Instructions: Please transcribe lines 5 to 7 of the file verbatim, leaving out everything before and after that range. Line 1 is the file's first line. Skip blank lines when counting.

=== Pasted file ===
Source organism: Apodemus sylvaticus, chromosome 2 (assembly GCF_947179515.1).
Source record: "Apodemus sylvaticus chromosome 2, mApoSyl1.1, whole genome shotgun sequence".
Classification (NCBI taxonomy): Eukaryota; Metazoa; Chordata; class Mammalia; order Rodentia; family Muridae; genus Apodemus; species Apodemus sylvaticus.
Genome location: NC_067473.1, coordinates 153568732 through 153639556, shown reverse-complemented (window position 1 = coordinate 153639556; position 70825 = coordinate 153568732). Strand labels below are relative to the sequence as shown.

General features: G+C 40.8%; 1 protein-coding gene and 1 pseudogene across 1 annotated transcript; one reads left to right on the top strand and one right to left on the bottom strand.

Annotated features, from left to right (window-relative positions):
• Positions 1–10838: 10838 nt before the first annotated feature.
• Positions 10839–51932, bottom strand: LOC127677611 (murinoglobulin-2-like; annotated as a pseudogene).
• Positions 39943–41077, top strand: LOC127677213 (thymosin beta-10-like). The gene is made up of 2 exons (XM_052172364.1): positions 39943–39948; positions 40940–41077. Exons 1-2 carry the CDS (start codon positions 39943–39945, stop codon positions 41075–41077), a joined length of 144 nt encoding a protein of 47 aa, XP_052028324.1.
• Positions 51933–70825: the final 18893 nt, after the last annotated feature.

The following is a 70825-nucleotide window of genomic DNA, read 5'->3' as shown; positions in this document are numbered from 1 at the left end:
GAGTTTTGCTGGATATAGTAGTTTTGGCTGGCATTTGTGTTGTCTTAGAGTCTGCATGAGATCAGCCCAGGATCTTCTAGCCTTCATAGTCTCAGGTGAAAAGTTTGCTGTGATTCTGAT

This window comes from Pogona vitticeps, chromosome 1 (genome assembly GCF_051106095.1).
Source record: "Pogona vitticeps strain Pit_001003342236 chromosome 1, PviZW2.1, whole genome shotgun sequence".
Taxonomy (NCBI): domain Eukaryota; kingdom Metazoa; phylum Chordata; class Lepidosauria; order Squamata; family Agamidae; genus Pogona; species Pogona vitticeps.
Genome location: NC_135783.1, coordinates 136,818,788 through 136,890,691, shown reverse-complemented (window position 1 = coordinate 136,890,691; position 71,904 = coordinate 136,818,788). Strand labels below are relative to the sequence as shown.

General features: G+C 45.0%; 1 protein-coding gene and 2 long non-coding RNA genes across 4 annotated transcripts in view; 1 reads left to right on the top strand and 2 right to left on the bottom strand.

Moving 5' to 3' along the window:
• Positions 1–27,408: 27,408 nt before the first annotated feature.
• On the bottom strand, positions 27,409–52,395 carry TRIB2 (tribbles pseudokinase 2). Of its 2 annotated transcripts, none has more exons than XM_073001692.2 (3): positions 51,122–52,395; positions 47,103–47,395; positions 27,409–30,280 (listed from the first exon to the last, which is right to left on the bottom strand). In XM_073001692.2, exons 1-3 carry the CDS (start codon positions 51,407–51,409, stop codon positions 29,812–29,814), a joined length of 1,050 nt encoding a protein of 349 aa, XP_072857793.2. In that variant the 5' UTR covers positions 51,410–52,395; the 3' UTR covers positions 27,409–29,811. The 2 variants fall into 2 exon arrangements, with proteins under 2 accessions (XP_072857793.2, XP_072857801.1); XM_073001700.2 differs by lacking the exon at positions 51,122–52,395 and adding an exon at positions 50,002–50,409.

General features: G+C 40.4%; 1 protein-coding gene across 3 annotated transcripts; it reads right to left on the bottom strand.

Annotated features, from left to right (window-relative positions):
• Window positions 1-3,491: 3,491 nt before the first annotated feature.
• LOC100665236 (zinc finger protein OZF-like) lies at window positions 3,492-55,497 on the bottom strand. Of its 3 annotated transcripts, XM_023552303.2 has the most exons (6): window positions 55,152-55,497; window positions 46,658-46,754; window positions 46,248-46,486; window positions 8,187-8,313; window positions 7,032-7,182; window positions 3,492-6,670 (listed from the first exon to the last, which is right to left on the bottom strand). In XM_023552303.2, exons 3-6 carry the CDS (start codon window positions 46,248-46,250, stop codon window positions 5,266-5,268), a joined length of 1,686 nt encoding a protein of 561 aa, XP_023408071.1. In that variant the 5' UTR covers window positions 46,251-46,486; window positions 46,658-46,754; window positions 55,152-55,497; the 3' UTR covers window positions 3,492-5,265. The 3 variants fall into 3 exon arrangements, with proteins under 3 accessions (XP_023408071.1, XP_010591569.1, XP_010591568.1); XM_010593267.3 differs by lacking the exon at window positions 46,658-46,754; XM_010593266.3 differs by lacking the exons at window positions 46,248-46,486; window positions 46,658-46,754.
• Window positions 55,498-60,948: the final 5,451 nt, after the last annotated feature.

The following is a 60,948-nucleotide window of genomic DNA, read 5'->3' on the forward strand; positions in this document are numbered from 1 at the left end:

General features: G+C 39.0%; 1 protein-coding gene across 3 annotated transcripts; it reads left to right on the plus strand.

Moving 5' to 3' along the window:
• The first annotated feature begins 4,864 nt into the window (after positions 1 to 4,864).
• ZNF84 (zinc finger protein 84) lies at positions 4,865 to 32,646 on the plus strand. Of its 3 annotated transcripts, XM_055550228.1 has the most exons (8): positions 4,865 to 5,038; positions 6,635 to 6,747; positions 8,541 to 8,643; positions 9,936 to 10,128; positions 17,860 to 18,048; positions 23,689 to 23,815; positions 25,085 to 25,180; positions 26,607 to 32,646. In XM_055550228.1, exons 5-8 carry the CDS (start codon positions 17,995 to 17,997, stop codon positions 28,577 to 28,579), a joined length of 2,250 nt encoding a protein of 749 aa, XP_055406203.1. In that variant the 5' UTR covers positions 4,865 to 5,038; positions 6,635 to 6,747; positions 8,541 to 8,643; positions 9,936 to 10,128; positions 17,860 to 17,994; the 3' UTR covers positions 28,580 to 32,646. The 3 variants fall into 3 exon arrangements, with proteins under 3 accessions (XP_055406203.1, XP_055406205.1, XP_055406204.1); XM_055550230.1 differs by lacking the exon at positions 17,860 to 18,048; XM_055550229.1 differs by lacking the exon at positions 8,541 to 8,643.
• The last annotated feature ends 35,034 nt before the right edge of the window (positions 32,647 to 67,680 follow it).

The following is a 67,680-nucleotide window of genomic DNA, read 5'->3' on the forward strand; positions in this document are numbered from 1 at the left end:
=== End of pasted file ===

General features: G+C 40.8%; 1 protein-coding gene and 1 pseudogene across 1 annotated transcript; one reads left to right on the top strand and one right to left on the bottom strand.

Annotated features, from left to right (window-relative positions):
• Positions 1–10838: 10838 nt before the first annotated feature.